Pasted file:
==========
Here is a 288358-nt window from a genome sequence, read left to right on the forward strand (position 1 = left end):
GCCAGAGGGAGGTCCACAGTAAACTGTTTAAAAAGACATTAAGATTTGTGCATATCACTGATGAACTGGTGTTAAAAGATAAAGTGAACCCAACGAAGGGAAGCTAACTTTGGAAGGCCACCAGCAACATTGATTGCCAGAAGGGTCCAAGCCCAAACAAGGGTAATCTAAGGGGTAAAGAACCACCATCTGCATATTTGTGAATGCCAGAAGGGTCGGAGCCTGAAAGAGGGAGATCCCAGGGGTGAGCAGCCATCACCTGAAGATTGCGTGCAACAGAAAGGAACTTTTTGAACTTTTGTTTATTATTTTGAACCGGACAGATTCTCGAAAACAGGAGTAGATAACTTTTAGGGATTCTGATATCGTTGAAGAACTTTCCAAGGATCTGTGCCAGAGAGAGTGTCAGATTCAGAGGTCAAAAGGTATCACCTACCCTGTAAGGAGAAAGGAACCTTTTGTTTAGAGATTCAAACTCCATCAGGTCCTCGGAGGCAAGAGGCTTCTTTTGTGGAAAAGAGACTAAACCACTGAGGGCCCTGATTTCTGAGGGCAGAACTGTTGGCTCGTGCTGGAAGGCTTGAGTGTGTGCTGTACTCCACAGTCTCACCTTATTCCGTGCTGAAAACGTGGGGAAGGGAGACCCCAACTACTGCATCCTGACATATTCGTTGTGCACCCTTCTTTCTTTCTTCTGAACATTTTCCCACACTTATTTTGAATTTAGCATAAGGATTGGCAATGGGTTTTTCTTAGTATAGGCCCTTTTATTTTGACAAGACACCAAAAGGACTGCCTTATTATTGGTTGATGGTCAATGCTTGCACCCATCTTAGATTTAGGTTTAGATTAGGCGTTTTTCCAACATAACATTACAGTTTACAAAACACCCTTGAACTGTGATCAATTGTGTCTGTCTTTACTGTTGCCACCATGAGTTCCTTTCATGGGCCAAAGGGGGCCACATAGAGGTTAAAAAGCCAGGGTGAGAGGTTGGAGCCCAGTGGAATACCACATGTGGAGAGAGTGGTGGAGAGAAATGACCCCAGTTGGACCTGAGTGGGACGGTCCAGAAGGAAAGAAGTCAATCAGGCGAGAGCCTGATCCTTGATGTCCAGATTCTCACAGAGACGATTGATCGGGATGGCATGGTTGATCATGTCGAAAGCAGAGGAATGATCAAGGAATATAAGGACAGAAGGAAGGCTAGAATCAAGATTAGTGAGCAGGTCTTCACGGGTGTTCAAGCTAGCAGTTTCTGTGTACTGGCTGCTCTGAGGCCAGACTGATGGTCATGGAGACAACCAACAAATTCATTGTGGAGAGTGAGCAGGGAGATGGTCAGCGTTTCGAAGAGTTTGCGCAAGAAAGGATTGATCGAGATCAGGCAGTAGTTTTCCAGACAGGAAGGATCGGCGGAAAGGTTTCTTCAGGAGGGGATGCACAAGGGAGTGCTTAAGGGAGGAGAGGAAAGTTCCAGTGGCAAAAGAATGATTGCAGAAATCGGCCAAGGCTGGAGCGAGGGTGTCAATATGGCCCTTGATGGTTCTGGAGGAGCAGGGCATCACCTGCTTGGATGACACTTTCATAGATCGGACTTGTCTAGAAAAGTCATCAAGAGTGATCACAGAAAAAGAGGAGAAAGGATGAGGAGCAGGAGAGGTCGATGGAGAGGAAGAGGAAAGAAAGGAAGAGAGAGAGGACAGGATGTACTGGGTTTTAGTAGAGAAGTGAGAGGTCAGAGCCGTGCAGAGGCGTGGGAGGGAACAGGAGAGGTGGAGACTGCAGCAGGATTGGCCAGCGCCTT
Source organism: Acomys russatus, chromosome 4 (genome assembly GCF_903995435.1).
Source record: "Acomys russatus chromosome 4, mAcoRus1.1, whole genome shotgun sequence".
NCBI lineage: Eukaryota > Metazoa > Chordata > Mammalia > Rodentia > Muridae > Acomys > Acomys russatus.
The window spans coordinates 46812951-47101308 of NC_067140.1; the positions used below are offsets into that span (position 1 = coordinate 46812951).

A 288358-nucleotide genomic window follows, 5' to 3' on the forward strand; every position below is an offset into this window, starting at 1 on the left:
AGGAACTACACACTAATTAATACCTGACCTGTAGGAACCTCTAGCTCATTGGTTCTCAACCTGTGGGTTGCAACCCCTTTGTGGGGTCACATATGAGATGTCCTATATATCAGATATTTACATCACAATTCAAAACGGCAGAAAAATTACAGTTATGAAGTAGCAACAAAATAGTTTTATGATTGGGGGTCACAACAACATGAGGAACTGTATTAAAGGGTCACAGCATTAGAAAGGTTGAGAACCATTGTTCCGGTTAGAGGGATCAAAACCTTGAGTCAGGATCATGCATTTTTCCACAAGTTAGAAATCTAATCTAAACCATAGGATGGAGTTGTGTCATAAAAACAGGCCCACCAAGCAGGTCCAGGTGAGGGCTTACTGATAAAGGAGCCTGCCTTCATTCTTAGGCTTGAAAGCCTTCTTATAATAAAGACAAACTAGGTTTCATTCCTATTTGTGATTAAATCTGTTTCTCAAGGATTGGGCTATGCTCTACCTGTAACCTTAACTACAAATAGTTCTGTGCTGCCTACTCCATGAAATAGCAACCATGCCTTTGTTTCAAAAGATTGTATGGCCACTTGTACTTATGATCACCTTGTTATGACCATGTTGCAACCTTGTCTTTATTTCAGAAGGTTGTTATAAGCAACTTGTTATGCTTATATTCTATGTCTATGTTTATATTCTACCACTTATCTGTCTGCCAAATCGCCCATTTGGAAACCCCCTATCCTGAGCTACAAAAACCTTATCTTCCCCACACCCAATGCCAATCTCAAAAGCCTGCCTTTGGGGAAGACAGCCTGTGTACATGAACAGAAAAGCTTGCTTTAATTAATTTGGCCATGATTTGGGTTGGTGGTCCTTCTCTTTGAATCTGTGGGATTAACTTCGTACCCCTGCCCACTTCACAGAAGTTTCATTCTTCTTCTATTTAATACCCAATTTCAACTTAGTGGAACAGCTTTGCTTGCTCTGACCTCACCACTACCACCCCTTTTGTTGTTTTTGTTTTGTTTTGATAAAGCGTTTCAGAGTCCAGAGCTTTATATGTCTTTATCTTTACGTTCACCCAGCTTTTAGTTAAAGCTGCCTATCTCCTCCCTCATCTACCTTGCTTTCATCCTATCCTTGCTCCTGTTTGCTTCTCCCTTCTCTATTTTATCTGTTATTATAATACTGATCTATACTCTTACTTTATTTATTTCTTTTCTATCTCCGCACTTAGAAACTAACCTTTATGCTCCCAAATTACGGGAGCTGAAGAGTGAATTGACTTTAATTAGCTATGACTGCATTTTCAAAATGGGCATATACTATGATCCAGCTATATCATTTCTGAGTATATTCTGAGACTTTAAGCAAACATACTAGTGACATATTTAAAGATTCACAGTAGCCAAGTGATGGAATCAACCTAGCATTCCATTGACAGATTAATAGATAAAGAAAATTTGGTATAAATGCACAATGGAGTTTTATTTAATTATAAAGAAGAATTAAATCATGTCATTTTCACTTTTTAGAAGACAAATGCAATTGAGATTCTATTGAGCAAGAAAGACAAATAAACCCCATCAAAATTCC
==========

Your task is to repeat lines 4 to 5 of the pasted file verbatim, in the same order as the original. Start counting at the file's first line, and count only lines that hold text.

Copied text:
Source record: "Acomys russatus chromosome 4, mAcoRus1.1, whole genome shotgun sequence".
NCBI lineage: Eukaryota > Metazoa > Chordata > Mammalia > Rodentia > Muridae > Acomys > Acomys russatus.